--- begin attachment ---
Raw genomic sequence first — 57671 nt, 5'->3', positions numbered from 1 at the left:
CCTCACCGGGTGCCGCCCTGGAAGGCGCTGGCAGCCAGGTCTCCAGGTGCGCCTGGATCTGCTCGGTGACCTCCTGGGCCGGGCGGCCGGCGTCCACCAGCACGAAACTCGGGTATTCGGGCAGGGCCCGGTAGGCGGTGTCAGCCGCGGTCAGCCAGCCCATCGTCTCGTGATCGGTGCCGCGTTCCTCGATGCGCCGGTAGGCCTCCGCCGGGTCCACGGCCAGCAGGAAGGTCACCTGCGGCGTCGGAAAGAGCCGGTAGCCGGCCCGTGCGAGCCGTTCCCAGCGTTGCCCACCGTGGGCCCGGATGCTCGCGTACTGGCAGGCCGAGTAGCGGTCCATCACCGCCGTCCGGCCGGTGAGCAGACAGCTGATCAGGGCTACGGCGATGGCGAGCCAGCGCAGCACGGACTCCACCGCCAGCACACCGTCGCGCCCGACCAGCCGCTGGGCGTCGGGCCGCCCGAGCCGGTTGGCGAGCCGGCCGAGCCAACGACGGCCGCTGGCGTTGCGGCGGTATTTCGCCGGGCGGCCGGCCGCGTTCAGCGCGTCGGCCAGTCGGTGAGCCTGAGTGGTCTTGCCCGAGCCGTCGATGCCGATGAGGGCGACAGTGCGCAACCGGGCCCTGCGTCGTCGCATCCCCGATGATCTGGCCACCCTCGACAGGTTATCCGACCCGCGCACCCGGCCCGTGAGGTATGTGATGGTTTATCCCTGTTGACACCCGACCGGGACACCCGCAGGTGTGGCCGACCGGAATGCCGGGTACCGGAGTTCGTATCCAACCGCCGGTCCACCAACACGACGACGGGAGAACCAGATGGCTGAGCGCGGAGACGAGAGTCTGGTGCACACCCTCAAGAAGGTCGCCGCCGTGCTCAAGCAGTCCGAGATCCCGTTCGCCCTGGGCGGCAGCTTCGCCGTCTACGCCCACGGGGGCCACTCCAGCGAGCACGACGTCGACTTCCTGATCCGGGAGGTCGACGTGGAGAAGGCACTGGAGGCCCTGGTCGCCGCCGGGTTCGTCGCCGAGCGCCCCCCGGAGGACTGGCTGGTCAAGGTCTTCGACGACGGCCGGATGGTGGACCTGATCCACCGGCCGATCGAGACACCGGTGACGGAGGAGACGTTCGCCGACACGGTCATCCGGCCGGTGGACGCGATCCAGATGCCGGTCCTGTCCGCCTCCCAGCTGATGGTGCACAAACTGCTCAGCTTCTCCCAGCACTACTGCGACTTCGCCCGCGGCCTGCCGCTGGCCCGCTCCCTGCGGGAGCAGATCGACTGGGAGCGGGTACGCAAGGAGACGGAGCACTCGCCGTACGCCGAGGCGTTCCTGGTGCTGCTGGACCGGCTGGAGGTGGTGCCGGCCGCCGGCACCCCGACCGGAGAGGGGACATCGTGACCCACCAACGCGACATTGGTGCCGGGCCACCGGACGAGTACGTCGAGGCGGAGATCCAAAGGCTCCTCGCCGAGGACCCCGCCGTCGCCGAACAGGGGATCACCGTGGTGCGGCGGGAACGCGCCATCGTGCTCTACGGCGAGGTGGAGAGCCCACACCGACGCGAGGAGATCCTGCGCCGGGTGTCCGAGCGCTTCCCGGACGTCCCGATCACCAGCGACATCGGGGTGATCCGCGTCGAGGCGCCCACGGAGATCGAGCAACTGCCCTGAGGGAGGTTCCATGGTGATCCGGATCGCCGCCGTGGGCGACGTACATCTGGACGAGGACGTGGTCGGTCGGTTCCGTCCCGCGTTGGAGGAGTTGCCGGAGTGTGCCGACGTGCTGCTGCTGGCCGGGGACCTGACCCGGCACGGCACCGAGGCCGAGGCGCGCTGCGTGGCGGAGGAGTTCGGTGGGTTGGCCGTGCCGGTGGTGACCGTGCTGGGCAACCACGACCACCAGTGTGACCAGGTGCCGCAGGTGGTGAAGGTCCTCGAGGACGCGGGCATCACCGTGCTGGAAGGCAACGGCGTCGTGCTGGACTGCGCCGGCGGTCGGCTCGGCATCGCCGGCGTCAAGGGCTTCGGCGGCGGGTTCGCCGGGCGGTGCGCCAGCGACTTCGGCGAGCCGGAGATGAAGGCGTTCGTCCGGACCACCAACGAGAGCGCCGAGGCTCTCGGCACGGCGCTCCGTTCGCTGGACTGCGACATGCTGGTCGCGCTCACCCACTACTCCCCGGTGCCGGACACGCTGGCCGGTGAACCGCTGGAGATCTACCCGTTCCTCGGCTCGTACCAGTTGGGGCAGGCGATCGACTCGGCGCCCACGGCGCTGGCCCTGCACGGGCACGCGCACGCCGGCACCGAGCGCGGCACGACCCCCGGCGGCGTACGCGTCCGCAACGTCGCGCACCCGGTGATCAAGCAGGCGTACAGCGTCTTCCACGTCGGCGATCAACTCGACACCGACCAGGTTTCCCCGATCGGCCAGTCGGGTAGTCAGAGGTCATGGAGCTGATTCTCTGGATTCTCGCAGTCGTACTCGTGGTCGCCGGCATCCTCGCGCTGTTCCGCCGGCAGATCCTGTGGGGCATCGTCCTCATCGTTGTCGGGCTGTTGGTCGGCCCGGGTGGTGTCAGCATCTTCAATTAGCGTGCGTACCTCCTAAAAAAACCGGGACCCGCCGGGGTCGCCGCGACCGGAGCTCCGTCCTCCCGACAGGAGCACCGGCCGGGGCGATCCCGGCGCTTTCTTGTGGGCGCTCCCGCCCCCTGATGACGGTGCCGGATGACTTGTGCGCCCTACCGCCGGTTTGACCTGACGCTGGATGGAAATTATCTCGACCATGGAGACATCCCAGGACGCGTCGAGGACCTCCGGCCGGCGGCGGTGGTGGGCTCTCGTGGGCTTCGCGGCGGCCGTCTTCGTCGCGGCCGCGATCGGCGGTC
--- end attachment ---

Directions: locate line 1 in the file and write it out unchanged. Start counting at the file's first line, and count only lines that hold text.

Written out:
Raw genomic sequence first — 57671 nt, 5'->3', positions numbered from 1 at the left: